I was able to tie the activity we did regarding ocean productivity directly to their home in Baja as the peninsula supports a great amount of biodiversity due to its’ nutrient rich waters, and it still has a lot of pristine coastline despite much development by corporations and large resorts. I incorporated a discussion into the activity by showing a public broadcast video about a failed development plan in Baja that would replace one of the last untouched wetlands in North America with a resort and a golf course. The video also talked about the loss of many potential jobs because of the development failure. I asked the students to reflect on what they had just learned, and we had a class discussion on whether or not Baja’s coastline should be conserved or developed. We also discussed sustainable development and talked a little bit about how development could impact some of Baja’s natural resources and coastal ecosystems and how it could be good in terms of economic growth. The resulting discussion surprised me in that there was an almost unanimous, hands-down response that Baja should be conserved. Their teacher had previously told me that many of them aspire to work at the resorts in the area, so I was somewhat taken aback by their strong anti-development opinions in regards to conserving the natural beauty of their home. One student simply wrote on her paper “Save Baja” and held it up. Another student said that God created the beauty of Baja and that they should protect God’s creatures. Several of the students brought up that there should be a balance between conservation and development that will keep Baja wild, but also bring much needed jobs to the area. In regards to tourism’s effects on the environment many of the students said that “ignorant” Mexican locals hurt the environment with trash and pollution much more than the tourists in the area. They had a strong desire to have clean and beautiful beaches where they could see whales and dolphins, and in our more informal discussions, many of them described spending much of their free time at the beach going to bonfires, surfing, swimming, etc. It occurred to me that their conservationist viewpoints may have stemmed somewhat from their valuing of the pristine coastline where they choose to spend their free time socializing. During my friend’s time at the school she had also brought in local environmentalist guest speakers to talk about sustainability and had taken her class whale watching, which may have also affected on their views towards development. Many of the students had a lot of interest in science and in the politics of their country, although most did not feel empowered to change the governmental actions and policies regarding development and broader issues they did not agree with because of corruption at many levels.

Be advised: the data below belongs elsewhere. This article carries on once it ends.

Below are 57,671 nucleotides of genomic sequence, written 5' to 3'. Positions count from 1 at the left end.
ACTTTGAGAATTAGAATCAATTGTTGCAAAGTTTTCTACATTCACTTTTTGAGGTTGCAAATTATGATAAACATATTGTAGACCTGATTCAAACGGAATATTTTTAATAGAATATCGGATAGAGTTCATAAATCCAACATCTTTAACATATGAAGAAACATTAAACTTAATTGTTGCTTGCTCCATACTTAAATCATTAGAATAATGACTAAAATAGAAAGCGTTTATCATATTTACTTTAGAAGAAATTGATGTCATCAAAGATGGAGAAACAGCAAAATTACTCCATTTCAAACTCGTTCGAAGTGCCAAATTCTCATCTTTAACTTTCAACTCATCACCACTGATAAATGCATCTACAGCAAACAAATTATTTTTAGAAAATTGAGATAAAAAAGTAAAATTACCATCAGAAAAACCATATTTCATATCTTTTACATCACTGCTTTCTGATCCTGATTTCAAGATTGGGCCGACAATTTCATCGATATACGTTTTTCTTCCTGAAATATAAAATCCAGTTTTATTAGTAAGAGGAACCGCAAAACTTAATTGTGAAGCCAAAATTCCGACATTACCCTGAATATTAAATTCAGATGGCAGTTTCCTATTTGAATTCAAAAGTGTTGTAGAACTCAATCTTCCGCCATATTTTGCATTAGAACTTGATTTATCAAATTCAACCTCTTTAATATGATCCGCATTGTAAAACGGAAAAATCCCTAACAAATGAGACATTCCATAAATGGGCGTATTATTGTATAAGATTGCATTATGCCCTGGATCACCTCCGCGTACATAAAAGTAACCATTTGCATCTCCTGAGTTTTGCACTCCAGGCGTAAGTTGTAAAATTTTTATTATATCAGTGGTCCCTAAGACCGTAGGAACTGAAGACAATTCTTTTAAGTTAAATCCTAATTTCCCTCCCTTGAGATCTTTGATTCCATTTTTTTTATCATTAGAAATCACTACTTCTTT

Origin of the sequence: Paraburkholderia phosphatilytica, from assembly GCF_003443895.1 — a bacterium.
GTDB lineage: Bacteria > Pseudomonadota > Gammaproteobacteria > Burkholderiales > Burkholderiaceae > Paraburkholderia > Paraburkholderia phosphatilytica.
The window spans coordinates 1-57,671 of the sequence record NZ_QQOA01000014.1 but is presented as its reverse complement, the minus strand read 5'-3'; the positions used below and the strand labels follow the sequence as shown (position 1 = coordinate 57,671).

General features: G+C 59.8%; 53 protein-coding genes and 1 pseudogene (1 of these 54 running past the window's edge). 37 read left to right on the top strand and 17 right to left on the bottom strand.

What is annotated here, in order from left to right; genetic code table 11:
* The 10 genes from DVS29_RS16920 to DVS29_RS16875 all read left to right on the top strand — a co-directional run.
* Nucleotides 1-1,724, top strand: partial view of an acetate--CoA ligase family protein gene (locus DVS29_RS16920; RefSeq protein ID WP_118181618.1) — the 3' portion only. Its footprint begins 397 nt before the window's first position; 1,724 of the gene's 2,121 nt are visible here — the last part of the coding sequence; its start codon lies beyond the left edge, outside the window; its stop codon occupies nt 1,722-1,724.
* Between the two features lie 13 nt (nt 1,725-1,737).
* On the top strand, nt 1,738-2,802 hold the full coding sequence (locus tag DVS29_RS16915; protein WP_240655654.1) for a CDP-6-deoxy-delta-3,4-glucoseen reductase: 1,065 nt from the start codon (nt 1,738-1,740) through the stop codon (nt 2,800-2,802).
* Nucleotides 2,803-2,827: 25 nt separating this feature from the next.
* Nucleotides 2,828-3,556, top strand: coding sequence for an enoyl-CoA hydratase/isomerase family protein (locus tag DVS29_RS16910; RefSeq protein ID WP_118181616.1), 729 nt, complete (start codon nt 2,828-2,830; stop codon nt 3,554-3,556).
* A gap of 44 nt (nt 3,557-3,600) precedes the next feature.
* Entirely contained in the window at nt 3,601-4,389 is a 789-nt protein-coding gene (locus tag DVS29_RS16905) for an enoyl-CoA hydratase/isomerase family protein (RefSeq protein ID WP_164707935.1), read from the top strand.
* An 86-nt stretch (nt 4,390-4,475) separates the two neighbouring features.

A few of the high school students that participated in the ocean science outreach activity.
Although there are surely challenges unique to this school in Mexico, the school and its’ students were not so different from many schools in the United States. It struck me that this under-funded school with kids from disparate socio-economic classes and wide-ranging English speaking abilities is much like many schools in the US with similar demographics. Teaching students with so many differences in language abilities gave me a new appreciation for our teachers with high numbers of ESL students in their classes, as I felt that repetition was necessary for simple comprehension for some while the constant stopping and repeating was not challenging enough for some of the more fluent students. It was also upsetting to think that some of them might not understand the content simply because of the language barrier and my inability to translate it for them.
The kids at this school were interested in science and how it affected their social and economic well-being, and had clearly benefitted from having a science teacher come to spend a year with them. I am left feeling very thankful for the experience to meet a wonderful group of kids, but also very sad at the idea that starting next week science will not be taught in their school. It is uncertain whether or not they will be able to recruit another science teacher in the future.